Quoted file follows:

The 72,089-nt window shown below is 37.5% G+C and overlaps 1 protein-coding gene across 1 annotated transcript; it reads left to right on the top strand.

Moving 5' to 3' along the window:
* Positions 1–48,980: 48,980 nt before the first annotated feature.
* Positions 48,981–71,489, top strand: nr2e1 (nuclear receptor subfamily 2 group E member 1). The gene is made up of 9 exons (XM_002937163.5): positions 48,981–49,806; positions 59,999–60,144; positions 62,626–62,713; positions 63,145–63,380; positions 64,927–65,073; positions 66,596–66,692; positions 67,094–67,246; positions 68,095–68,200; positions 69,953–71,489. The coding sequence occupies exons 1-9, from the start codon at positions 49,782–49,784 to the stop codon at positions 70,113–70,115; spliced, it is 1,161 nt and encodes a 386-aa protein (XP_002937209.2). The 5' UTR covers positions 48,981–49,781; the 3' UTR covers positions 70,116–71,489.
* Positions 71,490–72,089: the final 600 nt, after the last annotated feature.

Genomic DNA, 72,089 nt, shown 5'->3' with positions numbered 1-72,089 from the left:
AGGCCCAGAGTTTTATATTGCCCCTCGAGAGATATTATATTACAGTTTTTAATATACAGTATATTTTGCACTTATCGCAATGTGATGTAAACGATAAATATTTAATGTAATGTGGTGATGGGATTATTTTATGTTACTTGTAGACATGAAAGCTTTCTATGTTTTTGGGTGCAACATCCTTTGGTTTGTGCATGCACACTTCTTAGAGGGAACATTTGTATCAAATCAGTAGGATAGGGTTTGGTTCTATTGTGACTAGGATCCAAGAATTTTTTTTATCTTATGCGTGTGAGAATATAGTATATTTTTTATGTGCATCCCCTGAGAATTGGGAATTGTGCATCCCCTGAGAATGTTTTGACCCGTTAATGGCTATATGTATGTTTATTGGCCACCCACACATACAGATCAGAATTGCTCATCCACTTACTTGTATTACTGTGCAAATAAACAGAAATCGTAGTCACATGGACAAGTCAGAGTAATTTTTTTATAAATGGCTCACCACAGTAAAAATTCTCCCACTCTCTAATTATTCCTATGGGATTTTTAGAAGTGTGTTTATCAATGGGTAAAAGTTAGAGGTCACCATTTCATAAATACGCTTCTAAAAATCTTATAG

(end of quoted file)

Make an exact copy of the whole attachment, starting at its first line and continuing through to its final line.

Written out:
The 72,089-nt window shown below is 37.5% G+C and overlaps 1 protein-coding gene across 1 annotated transcript; it reads left to right on the top strand.

Moving 5' to 3' along the window:
* Positions 1–48,980: 48,980 nt before the first annotated feature.
* Positions 48,981–71,489, top strand: nr2e1 (nuclear receptor subfamily 2 group E member 1). The gene is made up of 9 exons (XM_002937163.5): positions 48,981–49,806; positions 59,999–60,144; positions 62,626–62,713; positions 63,145–63,380; positions 64,927–65,073; positions 66,596–66,692; positions 67,094–67,246; positions 68,095–68,200; positions 69,953–71,489. The coding sequence occupies exons 1-9, from the start codon at positions 49,782–49,784 to the stop codon at positions 70,113–70,115; spliced, it is 1,161 nt and encodes a 386-aa protein (XP_002937209.2). The 5' UTR covers positions 48,981–49,781; the 3' UTR covers positions 70,116–71,489.
* Positions 71,490–72,089: the final 600 nt, after the last annotated feature.

Genomic DNA, 72,089 nt, shown 5'->3' with positions numbered 1-72,089 from the left:
AGGCCCAGAGTTTTATATTGCCCCTCGAGAGATATTATATTACAGTTTTTAATATACAGTATATTTTGCACTTATCGCAATGTGATGTAAACGATAAATATTTAATGTAATGTGGTGATGGGATTATTTTATGTTACTTGTAGACATGAAAGCTTTCTATGTTTTTGGGTGCAACATCCTTTGGTTTGTGCATGCACACTTCTTAGAGGGAACATTTGTATCAAATCAGTAGGATAGGGTTTGGTTCTATTGTGACTAGGATCCAAGAATTTTTTTTATCTTATGCGTGTGAGAATATAGTATATTTTTTATGTGCATCCCCTGAGAATTGGGAATTGTGCATCCCCTGAGAATGTTTTGACCCGTTAATGGCTATATGTATGTTTATTGGCCACCCACACATACAGATCAGAATTGCTCATCCACTTACTTGTATTACTGTGCAAATAAACAGAAATCGTAGTCACATGGACAAGTCAGAGTAATTTTTTTATAAATGGCTCACCACAGTAAAAATTCTCCCACTCTCTAATTATTCCTATGGGATTTTTAGAAGTGTGTTTATCAATGGGTAAAAGTTAGAGGTCACCATTTCATAAATACGCTTCTAAAAATCTTATAG